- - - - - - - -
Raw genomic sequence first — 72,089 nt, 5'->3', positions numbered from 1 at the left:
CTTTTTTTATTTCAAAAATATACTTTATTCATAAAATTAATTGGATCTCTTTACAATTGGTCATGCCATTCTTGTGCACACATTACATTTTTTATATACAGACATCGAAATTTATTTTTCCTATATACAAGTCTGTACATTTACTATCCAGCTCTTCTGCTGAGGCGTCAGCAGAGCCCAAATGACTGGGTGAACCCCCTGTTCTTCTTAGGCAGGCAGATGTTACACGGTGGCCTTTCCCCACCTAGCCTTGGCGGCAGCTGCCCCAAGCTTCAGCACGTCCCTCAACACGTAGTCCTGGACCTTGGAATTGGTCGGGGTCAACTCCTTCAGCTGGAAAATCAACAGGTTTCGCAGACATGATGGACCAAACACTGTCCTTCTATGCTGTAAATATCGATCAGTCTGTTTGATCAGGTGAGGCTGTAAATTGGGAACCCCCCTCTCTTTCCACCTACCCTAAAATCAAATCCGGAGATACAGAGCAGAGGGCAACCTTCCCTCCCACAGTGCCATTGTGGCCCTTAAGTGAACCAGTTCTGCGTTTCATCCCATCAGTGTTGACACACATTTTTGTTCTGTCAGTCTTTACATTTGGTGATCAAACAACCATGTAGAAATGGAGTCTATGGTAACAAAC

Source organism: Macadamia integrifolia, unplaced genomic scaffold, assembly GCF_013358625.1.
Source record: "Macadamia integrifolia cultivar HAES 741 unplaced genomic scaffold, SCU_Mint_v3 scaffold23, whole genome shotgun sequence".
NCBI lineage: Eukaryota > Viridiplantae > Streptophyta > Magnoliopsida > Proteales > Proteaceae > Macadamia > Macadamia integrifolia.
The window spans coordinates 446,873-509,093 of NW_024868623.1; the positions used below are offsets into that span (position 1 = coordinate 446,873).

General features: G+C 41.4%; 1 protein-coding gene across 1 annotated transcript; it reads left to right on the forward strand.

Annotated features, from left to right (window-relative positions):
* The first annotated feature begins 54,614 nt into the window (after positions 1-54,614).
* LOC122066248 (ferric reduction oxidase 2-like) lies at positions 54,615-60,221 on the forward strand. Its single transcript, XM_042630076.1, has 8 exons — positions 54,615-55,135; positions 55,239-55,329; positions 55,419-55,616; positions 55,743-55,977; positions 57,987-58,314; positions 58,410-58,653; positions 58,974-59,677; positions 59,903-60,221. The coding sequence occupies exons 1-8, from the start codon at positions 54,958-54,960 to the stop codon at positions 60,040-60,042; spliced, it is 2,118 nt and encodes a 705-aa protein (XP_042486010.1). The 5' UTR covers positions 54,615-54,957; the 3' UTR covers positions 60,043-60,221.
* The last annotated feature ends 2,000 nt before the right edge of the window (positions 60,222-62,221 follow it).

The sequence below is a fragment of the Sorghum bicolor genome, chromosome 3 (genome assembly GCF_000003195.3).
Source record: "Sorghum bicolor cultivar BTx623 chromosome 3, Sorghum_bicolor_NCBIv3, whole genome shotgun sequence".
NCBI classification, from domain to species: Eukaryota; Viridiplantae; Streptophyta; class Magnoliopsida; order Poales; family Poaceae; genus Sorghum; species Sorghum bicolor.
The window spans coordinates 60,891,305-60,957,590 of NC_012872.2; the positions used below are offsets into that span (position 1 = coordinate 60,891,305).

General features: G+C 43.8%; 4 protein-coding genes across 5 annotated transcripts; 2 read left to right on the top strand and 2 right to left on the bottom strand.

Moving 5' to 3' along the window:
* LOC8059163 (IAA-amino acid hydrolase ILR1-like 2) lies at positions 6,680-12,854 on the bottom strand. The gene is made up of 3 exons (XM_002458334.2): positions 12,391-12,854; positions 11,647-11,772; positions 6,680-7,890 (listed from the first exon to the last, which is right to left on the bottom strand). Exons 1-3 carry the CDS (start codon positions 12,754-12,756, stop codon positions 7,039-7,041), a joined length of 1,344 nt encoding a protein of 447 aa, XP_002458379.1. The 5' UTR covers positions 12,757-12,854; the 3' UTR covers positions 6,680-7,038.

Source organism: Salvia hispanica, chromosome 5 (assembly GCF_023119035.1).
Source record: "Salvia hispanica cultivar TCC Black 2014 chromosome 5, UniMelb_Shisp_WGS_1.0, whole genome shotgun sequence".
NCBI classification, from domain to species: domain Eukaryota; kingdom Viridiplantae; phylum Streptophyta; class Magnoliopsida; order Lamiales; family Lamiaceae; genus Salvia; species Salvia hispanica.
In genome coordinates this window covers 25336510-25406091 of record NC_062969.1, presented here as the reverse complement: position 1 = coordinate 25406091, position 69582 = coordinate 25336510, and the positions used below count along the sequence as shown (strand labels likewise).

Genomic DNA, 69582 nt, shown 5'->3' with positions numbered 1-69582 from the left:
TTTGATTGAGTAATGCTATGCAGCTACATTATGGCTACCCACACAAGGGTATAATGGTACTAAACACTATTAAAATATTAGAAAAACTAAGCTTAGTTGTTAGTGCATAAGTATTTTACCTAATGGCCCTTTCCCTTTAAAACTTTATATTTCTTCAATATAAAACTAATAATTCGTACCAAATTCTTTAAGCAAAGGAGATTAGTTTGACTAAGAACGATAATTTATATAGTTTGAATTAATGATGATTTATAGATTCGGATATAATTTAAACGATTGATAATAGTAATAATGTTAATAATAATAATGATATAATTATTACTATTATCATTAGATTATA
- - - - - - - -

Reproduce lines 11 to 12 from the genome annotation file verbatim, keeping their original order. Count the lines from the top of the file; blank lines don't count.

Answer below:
* The last annotated feature ends 2,000 nt before the right edge of the window (positions 60,222-62,221 follow it).

The sequence below is a fragment of the Sorghum bicolor genome, chromosome 3 (genome assembly GCF_000003195.3).